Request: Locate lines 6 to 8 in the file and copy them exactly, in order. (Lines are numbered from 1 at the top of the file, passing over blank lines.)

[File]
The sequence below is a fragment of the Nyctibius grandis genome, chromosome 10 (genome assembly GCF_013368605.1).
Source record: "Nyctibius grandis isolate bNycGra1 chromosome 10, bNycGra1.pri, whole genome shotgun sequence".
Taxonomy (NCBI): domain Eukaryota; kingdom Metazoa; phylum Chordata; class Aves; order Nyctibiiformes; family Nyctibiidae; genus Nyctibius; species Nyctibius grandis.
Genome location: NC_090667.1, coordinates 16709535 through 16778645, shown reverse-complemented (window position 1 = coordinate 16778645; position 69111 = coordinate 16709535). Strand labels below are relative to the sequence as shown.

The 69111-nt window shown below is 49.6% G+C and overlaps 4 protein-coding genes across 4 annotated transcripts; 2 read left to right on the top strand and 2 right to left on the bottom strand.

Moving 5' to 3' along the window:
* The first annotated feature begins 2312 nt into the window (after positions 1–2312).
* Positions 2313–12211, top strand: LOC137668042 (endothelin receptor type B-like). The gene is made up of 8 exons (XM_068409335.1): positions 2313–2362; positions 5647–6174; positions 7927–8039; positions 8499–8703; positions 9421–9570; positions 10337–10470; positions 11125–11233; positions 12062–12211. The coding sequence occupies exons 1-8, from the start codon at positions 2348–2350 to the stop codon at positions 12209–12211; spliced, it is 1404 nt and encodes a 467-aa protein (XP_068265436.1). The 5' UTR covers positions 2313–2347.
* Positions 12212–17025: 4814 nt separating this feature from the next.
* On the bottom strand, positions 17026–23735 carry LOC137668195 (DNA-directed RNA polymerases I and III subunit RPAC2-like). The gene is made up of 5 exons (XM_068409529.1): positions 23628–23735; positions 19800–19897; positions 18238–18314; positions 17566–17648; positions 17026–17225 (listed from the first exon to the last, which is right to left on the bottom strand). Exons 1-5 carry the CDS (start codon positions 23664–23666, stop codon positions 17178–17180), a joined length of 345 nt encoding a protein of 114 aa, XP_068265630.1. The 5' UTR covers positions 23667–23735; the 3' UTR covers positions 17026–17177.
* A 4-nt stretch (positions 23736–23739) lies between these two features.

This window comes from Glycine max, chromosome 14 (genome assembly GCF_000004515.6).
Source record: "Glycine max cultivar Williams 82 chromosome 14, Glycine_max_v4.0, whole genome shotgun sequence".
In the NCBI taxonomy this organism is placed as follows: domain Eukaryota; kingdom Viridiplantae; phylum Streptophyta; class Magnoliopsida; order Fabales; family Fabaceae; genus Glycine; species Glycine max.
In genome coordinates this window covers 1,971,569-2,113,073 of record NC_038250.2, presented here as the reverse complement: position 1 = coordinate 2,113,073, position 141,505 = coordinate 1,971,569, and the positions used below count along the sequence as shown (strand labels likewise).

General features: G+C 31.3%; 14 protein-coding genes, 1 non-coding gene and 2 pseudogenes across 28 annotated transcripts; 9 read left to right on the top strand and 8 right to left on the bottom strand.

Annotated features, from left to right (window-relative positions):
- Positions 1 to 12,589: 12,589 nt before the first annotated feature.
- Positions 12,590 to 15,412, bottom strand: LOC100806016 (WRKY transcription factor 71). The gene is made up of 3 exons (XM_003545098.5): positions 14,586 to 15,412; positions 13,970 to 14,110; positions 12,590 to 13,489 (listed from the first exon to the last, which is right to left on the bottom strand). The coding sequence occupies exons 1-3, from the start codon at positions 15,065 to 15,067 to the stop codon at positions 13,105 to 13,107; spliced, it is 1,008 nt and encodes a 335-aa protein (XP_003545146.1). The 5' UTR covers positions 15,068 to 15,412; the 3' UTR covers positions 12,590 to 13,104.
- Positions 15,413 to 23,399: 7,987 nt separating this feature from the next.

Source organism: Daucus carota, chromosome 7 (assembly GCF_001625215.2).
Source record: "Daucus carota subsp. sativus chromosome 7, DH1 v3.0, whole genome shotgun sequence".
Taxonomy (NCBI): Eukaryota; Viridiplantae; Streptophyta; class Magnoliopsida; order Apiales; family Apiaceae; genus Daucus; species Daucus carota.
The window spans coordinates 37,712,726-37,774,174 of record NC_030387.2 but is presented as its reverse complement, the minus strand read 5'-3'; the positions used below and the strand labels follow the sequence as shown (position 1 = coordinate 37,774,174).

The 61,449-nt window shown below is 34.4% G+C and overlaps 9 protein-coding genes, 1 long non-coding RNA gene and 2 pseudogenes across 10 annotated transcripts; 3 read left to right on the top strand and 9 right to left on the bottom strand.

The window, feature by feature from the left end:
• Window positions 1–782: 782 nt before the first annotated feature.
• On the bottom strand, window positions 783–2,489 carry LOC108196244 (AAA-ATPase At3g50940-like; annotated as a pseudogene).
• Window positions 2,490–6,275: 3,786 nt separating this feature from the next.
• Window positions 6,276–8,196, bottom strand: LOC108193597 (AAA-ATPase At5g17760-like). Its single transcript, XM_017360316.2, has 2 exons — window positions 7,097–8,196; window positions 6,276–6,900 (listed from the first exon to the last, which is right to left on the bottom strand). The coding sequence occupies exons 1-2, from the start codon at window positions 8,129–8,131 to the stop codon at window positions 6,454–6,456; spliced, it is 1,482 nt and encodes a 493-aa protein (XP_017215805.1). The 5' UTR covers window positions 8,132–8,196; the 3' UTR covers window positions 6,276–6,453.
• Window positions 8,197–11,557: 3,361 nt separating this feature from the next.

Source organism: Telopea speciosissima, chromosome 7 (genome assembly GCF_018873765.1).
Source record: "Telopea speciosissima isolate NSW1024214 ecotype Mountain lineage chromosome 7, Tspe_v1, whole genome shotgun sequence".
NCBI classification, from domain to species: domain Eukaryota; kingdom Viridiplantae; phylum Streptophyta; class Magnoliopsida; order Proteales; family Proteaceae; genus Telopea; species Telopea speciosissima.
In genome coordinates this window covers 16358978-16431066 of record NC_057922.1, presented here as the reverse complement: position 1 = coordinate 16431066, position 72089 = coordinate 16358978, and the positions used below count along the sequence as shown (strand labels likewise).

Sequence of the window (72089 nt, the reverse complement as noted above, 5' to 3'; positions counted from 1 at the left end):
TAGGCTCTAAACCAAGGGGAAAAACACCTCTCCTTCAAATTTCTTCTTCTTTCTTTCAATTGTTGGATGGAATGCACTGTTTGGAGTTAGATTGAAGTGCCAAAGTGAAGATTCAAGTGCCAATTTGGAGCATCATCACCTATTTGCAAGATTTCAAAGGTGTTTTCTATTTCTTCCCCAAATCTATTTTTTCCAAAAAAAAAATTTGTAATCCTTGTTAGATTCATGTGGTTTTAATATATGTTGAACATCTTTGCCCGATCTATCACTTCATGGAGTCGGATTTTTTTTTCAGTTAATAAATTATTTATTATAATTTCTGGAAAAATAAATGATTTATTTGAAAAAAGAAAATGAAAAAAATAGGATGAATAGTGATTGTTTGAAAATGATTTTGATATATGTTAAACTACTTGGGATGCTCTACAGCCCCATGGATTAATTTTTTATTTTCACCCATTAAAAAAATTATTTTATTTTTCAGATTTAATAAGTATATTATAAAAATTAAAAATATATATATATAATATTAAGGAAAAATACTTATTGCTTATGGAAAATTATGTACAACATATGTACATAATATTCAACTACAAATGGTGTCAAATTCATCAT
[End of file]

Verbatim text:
Moving 5' to 3' along the window:
* The first annotated feature begins 2312 nt into the window (after positions 1–2312).
* Positions 2313–12211, top strand: LOC137668042 (endothelin receptor type B-like). The gene is made up of 8 exons (XM_068409335.1): positions 2313–2362; positions 5647–6174; positions 7927–8039; positions 8499–8703; positions 9421–9570; positions 10337–10470; positions 11125–11233; positions 12062–12211. The coding sequence occupies exons 1-8, from the start codon at positions 2348–2350 to the stop codon at positions 12209–12211; spliced, it is 1404 nt and encodes a 467-aa protein (XP_068265436.1). The 5' UTR covers positions 2313–2347.